By Michael E. Miller
By Ryan Yousefi
By Kyle Munzenrieder
By Sabrina Rodriguez
By Michael E. Miller
By Carlos Suarez De Jesus
By Luther Campbell
By Kyle Munzenrieder
The regular crowd shuffling in, hawking the dreams of the evening hours: the ultimate conceptual one-nighter, the outfit that will fix your life, the model of the moment. Four One One at the Hotel Harrison on Washington Avenue opening hyperofficially, the usual players working the room with the fervor of the real estate salesman in Glengarry Glen Ross. The room frenetic with the proto-glamorous, another incestuous fire sale of hype and hustle, descending on the free food and drink with a greedy chill. A new standard set by several stunning six-foot-three models, some sort of new hybrid genetic strain, totally eclipsing the usual six-footers. One tall, outrageously dressed Susanne Bartsch-like woman, Gerlinda Kostiss, turning out to be, in fact, "The Susanne Bartsch of London." Kostiss, a Swiss woman who stages eccentric drag celebrations/one-nighters in London, eerily like her close friend Susanne. Full of bubbly enthusiasm and non-conditional affection, now doing a line of club clothes with Ty Bassett (whose last partner in fashion was ex-wife Susanne Bartsch, coincidentally enough), and delighting in this small, lovely world: "Darling, I've only been here a week, but I love it already."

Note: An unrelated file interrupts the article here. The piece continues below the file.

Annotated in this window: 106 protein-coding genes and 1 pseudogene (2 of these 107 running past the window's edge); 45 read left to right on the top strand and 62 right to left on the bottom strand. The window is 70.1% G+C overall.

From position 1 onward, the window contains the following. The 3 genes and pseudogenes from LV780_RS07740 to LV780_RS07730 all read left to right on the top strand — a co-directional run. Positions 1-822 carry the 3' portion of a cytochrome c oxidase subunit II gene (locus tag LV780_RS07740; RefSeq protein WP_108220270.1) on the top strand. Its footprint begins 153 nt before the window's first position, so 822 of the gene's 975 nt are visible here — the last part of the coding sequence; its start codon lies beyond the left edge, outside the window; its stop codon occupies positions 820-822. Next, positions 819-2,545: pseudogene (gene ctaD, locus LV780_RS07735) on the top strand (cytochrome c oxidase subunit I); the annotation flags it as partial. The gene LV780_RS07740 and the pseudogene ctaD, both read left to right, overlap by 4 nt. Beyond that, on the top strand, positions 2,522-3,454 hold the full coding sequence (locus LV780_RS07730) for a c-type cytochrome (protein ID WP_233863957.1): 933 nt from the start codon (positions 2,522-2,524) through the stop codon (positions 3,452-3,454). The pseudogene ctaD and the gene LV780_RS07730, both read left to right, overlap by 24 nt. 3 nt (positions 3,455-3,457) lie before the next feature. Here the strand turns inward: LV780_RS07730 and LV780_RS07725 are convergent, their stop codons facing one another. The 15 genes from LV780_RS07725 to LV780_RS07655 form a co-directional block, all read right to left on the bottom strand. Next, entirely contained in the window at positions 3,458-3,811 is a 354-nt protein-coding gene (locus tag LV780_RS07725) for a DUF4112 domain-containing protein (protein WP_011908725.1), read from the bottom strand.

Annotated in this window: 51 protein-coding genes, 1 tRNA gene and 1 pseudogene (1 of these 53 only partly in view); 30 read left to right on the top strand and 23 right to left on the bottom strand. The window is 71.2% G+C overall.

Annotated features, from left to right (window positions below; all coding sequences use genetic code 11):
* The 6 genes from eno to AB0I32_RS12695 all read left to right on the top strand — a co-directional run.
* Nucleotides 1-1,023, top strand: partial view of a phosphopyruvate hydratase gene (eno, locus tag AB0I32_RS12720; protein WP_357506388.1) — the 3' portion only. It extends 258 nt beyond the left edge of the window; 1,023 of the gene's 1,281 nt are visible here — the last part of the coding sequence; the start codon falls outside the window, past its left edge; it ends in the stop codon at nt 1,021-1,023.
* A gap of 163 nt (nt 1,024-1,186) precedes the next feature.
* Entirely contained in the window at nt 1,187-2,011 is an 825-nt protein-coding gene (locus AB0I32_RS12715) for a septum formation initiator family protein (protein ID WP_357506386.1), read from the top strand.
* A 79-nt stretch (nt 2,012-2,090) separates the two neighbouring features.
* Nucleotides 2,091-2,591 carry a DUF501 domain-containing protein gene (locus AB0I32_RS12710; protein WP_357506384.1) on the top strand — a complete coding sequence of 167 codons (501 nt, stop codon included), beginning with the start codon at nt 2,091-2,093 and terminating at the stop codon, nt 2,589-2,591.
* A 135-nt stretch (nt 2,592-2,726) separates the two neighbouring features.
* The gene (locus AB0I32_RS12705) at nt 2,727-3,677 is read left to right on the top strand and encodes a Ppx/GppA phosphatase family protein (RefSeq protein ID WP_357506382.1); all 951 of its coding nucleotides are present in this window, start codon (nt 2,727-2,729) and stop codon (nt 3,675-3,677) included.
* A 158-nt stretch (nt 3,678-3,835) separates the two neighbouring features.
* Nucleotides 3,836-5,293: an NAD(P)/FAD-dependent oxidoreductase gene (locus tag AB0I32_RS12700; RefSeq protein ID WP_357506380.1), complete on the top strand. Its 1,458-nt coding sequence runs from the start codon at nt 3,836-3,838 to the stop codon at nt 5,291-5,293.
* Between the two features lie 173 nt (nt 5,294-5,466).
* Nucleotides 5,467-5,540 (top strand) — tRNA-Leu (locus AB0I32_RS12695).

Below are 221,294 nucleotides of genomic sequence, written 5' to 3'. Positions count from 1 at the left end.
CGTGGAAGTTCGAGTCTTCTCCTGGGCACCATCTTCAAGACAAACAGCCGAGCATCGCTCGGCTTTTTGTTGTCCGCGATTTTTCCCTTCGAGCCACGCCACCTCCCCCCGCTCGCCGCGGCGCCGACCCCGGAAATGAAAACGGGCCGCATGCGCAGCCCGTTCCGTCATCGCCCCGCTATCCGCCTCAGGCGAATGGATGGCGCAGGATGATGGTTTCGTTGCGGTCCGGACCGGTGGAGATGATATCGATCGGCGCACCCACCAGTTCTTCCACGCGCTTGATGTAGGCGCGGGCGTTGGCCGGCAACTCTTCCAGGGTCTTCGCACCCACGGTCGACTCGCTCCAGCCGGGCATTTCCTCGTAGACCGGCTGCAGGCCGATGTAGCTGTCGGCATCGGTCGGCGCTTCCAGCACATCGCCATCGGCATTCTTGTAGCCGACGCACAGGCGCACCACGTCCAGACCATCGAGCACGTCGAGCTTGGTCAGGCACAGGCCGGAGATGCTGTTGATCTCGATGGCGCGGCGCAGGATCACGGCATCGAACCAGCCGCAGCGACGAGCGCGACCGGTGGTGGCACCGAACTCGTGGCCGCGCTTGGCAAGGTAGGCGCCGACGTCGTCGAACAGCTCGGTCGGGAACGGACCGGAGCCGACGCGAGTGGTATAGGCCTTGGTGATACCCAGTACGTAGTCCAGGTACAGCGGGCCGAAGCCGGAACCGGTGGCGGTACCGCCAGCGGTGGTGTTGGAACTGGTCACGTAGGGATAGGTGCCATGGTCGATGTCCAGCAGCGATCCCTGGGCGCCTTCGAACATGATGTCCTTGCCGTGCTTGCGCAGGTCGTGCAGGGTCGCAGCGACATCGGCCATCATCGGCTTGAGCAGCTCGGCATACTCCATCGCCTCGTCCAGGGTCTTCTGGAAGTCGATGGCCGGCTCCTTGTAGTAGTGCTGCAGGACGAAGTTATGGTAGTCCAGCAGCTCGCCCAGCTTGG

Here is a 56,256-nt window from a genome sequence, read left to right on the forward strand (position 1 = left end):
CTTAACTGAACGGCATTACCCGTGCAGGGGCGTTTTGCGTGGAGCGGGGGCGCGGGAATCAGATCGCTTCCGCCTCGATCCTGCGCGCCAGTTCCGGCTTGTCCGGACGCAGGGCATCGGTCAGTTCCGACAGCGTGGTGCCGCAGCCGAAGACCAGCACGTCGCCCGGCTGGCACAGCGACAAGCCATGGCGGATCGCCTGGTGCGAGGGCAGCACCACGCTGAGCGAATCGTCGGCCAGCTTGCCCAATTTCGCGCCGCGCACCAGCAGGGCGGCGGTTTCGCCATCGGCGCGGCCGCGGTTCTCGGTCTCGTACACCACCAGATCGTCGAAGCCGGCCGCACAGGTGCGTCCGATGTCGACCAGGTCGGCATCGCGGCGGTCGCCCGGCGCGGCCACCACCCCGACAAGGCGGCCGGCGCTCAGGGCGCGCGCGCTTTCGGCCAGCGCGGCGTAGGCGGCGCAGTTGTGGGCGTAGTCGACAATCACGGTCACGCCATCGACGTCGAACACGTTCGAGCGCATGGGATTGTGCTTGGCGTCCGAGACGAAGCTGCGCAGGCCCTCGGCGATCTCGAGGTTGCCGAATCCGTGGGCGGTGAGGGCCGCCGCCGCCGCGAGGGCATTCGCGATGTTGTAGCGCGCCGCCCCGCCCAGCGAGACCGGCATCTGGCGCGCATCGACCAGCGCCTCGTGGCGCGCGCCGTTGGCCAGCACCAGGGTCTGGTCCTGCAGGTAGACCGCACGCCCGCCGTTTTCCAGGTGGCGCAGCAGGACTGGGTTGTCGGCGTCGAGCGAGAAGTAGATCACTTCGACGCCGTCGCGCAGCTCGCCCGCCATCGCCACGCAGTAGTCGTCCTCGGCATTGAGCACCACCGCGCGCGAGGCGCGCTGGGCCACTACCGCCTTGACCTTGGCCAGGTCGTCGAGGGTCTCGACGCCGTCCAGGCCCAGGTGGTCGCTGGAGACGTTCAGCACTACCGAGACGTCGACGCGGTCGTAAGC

A chain of encounters with more localized celebrities -- Teddy Gunter of Non Stop Prop Shop and Rona Siegal of the modeling agency Next Management Company -- leading up to an introduction with someone who, in turn, introduced someone else, who actually knew a gentleman named Jack Dux: "I was the first American to win a big karate championship series in China. My life was the inspiration for Bloodsport, the Jean-Claude Van Damme movie -- Van Damme based his character on me." For once, left with absolutely nothing to say.
Plenty of chatter elsewhere, though. Down to the Grove for an evening of techno dancing at The Zoo, on the site of the old Grove Cinema. A non-processed club, black walls with cartoonlike drawings, stripped down for action. Our companion remarking that she'd seen The Last Temptation of Christ in the very same space several years beforehand: "There sure have been a lot of temptations since then." A cultural interlude with the Critical Art Ensemble presentation of "Spasms" at The Alliance for Media Arts on Lincoln Road, a multimedia event dealing with the human form and virtual reality. Video projections of an amazing techno-woman/transsexual and assorted monologues, one clothed performer fondling herself in various provocative areas, keeping up an interesting running commentary: "The tongue, all blind desire...the nipples, twin polarities...the vagina, questing belches...the ass..." Great stuff.